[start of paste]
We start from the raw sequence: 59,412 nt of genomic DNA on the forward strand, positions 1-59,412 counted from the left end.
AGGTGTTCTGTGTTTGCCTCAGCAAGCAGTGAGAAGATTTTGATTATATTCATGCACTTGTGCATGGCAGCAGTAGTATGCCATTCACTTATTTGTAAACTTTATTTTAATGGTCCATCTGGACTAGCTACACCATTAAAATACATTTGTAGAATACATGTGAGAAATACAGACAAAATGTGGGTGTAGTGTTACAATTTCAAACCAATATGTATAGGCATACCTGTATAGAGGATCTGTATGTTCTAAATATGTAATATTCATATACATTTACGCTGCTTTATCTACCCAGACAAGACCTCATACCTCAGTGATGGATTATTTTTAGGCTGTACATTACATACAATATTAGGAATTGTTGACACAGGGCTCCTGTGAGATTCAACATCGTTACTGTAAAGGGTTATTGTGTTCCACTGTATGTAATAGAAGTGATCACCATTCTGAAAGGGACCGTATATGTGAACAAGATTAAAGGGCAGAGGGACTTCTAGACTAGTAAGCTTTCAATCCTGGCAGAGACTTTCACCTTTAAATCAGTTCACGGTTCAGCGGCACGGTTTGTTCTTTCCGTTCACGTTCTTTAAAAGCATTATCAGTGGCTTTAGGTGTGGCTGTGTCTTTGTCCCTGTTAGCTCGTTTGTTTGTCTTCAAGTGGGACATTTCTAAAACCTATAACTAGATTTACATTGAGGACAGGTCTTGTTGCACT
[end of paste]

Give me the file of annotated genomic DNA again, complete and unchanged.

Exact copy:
We start from the raw sequence: 59,412 nt of genomic DNA on the forward strand, positions 1-59,412 counted from the left end.
AGGTGTTCTGTGTTTGCCTCAGCAAGCAGTGAGAAGATTTTGATTATATTCATGCACTTGTGCATGGCAGCAGTAGTATGCCATTCACTTATTTGTAAACTTTATTTTAATGGTCCATCTGGACTAGCTACACCATTAAAATACATTTGTAGAATACATGTGAGAAATACAGACAAAATGTGGGTGTAGTGTTACAATTTCAAACCAATATGTATAGGCATACCTGTATAGAGGATCTGTATGTTCTAAATATGTAATATTCATATACATTTACGCTGCTTTATCTACCCAGACAAGACCTCATACCTCAGTGATGGATTATTTTTAGGCTGTACATTACATACAATATTAGGAATTGTTGACACAGGGCTCCTGTGAGATTCAACATCGTTACTGTAAAGGGTTATTGTGTTCCACTGTATGTAATAGAAGTGATCACCATTCTGAAAGGGACCGTATATGTGAACAAGATTAAAGGGCAGAGGGACTTCTAGACTAGTAAGCTTTCAATCCTGGCAGAGACTTTCACCTTTAAATCAGTTCACGGTTCAGCGGCACGGTTTGTTCTTTCCGTTCACGTTCTTTAAAAGCATTATCAGTGGCTTTAGGTGTGGCTGTGTCTTTGTCCCTGTTAGCTCGTTTGTTTGTCTTCAAGTGGGACATTTCTAAAACCTATAACTAGATTTACATTGAGGACAGGTCTTGTTGCACT